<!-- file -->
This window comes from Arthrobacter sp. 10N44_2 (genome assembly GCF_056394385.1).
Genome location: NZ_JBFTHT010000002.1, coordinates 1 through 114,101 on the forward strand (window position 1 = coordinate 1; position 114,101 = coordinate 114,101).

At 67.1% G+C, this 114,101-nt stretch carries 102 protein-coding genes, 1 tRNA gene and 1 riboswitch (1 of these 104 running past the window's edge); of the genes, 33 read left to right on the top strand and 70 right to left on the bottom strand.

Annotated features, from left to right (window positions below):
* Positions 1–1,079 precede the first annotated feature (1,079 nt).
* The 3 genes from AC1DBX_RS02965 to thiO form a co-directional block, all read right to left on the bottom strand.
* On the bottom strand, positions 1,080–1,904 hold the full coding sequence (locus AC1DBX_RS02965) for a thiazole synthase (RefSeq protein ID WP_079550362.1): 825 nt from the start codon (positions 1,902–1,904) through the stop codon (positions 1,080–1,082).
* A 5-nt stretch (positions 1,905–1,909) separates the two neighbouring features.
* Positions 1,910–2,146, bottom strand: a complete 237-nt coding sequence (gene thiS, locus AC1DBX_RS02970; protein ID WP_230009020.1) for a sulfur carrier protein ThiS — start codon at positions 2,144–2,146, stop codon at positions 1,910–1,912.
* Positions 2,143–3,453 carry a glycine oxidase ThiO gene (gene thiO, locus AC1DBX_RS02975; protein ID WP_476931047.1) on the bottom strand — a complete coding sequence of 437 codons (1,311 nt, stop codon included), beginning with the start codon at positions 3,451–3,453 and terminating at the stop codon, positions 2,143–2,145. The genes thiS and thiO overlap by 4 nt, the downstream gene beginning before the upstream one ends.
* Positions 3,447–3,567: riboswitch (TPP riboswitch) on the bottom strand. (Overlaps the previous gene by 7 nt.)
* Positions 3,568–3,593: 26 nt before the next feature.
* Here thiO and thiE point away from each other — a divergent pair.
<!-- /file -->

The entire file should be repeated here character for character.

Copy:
This window comes from Arthrobacter sp. 10N44_2 (genome assembly GCF_056394385.1).
Genome location: NZ_JBFTHT010000002.1, coordinates 1 through 114,101 on the forward strand (window position 1 = coordinate 1; position 114,101 = coordinate 114,101).

At 67.1% G+C, this 114,101-nt stretch carries 102 protein-coding genes, 1 tRNA gene and 1 riboswitch (1 of these 104 running past the window's edge); of the genes, 33 read left to right on the top strand and 70 right to left on the bottom strand.

Annotated features, from left to right (window positions below):
* Positions 1–1,079 precede the first annotated feature (1,079 nt).
* The 3 genes from AC1DBX_RS02965 to thiO form a co-directional block, all read right to left on the bottom strand.
* On the bottom strand, positions 1,080–1,904 hold the full coding sequence (locus AC1DBX_RS02965) for a thiazole synthase (RefSeq protein ID WP_079550362.1): 825 nt from the start codon (positions 1,902–1,904) through the stop codon (positions 1,080–1,082).
* A 5-nt stretch (positions 1,905–1,909) separates the two neighbouring features.
* Positions 1,910–2,146, bottom strand: a complete 237-nt coding sequence (gene thiS, locus AC1DBX_RS02970; protein ID WP_230009020.1) for a sulfur carrier protein ThiS — start codon at positions 2,144–2,146, stop codon at positions 1,910–1,912.
* Positions 2,143–3,453 carry a glycine oxidase ThiO gene (gene thiO, locus AC1DBX_RS02975; protein ID WP_476931047.1) on the bottom strand — a complete coding sequence of 437 codons (1,311 nt, stop codon included), beginning with the start codon at positions 3,451–3,453 and terminating at the stop codon, positions 2,143–2,145. The genes thiS and thiO overlap by 4 nt, the downstream gene beginning before the upstream one ends.
* Positions 3,447–3,567: riboswitch (TPP riboswitch) on the bottom strand. (Overlaps the previous gene by 7 nt.)
* Positions 3,568–3,593: 26 nt before the next feature.
* Here thiO and thiE point away from each other — a divergent pair.